Hoffmeister was born on 20 Aug. 1862 in Germany, baptised in the Lutheran parish church of St Elizabeth, Brandenburg, Berlin. He migrated to Australia many years later.
The first train-load of non-union (‘scab’) shearers (200) was sent from Sydney to Queensland, and the Unionists held protests at the Pastoralists Association Offices, where the non-union shearers met to sign their contracts and get their railway tickets. Hoffmeister may have been there in 1890 for the Maritime Strike, considering that Sydney was the centre of the action, in this, the largest Union rally ever held in Australia.
There is not much known about Hoffmeister, apart from his baptism records, death certificate, which records that Hoffmeister died, aged 32, in 1894, and was German, and the police reports at Dagworth that stated that he was known by the nickname, “Frenchy” and was known to be an inciter.
Some Germans under Bismarck, particularly Catholics or Socialists, are known to have emigrated to South Africa to escape persecution, so this could explain the contradiction between his stated nationality below and the supposition that Hoffmeister was of German birth, or more likely it was ignorance on the part of those who were interviewed. Doubtless the appellative “Frenchy” is explained by the fact that foreigners were lumped together in one category, and Australian men were more familiar with the idea of French nationality than German.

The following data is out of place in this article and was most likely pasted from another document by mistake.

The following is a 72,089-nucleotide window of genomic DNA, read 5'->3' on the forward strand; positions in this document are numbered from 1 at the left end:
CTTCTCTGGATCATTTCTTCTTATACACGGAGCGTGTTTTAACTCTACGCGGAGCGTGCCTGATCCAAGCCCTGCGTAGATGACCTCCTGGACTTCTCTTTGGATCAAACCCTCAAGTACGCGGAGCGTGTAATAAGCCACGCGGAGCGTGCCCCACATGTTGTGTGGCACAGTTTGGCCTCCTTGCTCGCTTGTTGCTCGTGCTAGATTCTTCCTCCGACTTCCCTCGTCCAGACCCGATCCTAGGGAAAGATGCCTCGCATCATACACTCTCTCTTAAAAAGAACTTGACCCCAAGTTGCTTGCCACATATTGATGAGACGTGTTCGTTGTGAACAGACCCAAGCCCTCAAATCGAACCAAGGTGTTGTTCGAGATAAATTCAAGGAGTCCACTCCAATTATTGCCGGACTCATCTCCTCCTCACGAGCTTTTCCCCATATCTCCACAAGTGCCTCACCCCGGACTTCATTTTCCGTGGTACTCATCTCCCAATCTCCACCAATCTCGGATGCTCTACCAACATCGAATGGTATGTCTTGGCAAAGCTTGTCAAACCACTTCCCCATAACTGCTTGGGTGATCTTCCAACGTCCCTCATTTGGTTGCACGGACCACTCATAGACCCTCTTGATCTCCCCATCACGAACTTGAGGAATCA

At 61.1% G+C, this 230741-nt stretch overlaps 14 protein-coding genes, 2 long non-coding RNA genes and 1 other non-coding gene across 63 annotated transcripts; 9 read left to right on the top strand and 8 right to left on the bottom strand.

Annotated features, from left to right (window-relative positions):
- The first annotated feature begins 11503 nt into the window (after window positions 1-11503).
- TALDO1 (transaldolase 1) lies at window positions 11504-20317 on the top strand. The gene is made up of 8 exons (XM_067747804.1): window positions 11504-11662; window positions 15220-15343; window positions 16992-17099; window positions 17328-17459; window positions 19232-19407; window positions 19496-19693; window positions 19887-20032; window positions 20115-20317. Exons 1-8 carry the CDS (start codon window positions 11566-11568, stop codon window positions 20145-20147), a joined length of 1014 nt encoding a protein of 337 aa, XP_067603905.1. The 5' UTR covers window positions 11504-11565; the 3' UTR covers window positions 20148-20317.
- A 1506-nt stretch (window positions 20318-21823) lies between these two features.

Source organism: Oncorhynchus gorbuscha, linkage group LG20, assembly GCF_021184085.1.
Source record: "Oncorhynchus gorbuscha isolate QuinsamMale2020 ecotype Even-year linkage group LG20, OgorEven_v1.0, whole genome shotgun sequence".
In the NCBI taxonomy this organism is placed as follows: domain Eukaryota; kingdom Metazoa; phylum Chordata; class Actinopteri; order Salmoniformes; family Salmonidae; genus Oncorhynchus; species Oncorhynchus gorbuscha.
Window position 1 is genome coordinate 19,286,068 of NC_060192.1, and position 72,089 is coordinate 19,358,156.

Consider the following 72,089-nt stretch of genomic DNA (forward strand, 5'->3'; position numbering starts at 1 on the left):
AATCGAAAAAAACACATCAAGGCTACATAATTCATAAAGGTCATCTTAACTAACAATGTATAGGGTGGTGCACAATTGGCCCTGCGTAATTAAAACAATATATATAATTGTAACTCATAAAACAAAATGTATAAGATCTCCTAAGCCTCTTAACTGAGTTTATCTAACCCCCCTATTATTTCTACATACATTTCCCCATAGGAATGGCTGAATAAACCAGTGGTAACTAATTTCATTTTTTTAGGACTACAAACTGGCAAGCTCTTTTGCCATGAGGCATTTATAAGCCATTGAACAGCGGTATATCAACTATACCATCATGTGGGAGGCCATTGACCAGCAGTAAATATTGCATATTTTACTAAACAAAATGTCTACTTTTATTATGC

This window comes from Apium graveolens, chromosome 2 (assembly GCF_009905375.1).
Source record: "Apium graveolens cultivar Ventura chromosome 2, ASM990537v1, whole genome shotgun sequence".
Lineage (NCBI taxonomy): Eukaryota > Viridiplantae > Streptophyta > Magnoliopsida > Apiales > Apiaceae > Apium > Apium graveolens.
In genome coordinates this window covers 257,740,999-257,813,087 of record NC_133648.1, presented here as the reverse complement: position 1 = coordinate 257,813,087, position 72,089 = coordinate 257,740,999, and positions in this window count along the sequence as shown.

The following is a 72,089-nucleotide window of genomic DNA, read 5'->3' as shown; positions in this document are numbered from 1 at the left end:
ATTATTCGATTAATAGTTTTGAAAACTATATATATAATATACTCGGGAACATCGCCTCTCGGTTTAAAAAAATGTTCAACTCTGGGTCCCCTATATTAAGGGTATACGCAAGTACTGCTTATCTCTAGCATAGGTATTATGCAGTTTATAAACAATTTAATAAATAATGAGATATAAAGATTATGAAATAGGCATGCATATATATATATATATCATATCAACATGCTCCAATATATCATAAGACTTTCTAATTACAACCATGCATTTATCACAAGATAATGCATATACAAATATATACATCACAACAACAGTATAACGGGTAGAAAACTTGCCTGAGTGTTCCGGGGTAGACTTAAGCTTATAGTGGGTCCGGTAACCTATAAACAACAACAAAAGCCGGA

The tragedy at Dagworth station happened in the early hours of 2nd September 1894. The inquest into Hoffmeister’s death was held on the 27th September, and it was found to be suicide.
BRISBANE Tues. A Barcaldine telegram states that shearing work in that district is proceeding satisfactorily. Hoffmeister, the unionist supposed to have been shot in the affray in Dagworth, was well known here. He is the son of an old South African Boer, who pursued the vocation of a carrier in the Springsure district. He is about 30 years of age. Upon the death of his father a few years ago the son took to shearing, and sheared at Leichhart Downs and other stations. In 1891 Hoffmeister, it is stated, took a very prominent part in fomenting strife and advocating violence, but succeeded in keeping out of the clutches of the law. He invariably carried firearms. (Sydney Morning Herald on Sept 5 1894)
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